The case before special courts centers on the FCA’s two statute of limitations provisions.

As explained in David Engstrom’s preview, the law’s original statute of limitations, Section 3731( b )( 1 ), requires suits to be filed within six years of the alleged scam. In 1986, Congress added a second ordinance of limitations, Section 3731( b )( 2 ), which permits suits up to three years after “the official of the United States charged with responsibility to act in the circumstances” learns the “facts material to the right of action, ” but not more than 10 years after the alleged hoax. Both statutes of limitations apply to a “civil action under section 3730, ” and “whichever results last” controls the case.

Hunt’s FCA suit was filed in 2013, more than six years after the alleged scam, which occurred in 2006 and 2007. Hunt argues that his case qualifies for Segment 3731( b )( 2) ’s alternative ordinance of limitations because he filed suit less than three years after the relevant “official of the United States” learned of the alleged scam in 2010.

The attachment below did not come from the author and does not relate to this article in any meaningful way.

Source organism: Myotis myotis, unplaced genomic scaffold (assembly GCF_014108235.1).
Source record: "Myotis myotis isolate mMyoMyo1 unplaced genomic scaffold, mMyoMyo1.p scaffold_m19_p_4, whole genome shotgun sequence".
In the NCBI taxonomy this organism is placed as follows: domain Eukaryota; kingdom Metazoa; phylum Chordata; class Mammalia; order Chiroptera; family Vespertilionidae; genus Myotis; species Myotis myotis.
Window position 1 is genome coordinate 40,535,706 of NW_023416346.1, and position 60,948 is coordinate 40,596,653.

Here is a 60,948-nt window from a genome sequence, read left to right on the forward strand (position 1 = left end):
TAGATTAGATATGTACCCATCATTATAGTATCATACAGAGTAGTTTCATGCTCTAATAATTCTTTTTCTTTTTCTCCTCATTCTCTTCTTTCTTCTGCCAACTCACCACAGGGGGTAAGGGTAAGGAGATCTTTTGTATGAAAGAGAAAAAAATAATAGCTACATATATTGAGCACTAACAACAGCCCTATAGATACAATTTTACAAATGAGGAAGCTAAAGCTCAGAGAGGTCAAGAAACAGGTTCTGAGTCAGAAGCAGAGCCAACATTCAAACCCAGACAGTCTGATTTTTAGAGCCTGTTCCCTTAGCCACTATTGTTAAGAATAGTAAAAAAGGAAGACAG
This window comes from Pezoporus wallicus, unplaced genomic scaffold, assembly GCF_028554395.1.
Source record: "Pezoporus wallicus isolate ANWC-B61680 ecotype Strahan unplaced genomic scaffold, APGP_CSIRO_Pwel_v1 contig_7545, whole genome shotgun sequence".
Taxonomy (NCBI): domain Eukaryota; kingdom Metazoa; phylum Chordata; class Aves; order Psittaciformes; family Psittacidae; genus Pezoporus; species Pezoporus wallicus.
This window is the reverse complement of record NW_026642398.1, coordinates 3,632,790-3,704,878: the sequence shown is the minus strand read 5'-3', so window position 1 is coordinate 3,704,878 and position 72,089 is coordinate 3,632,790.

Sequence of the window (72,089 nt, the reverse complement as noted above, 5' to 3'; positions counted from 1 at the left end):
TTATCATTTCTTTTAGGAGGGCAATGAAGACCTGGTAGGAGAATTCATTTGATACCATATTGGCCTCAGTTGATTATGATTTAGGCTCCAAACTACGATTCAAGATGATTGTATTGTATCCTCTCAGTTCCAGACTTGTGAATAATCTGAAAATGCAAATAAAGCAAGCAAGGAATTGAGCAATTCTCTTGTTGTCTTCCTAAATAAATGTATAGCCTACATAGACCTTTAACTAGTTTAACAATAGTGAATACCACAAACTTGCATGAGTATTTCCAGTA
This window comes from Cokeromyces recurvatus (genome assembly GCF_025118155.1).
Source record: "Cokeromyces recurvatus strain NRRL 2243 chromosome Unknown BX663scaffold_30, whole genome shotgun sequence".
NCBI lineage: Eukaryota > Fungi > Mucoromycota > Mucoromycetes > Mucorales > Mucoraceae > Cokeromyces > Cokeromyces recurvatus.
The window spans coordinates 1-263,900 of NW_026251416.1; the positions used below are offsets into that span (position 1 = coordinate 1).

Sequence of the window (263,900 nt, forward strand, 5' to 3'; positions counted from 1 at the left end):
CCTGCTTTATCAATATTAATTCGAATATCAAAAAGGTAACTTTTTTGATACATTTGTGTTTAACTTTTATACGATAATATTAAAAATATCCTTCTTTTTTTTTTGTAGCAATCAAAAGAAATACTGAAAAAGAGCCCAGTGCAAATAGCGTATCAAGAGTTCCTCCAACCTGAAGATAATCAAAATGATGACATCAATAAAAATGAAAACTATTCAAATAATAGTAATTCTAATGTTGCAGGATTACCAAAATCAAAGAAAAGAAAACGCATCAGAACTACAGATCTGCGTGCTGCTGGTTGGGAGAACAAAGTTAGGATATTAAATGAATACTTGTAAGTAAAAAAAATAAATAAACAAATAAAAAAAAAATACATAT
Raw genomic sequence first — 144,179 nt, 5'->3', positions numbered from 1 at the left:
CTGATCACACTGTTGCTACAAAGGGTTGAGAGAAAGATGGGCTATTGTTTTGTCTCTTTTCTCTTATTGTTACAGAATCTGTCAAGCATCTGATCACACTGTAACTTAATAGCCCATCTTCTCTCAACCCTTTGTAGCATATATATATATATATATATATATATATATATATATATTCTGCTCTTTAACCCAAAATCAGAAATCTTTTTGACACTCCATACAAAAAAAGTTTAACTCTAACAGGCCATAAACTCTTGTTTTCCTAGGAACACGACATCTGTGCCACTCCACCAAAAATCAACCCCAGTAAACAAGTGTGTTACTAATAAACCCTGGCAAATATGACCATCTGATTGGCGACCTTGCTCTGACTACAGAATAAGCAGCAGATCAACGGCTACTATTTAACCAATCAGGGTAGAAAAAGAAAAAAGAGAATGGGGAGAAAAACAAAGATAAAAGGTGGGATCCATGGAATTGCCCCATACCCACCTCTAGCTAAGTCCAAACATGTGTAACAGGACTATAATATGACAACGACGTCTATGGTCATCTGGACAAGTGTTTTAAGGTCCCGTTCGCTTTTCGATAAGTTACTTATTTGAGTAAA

If the federal government had intervened in Hunt’s suit, the alternative ordinance of limitations plainly would have applied. But the government did not intervene. The district court rejected the suit as untimely, but the U.S. Court of Appeals for the 11 th Circuit reversed, taking a position different from conflicting views in several other circuits. As Engstrom’s preview explained, the 11 th Circuit held that relators can invoke Section 3731( b )( 2) in suits in which the United States is not a party and that Section 3731( b )( 2) ’s three-year limitations period does not start until the government learns of the alleged scam, regardless of when the relator discovers it.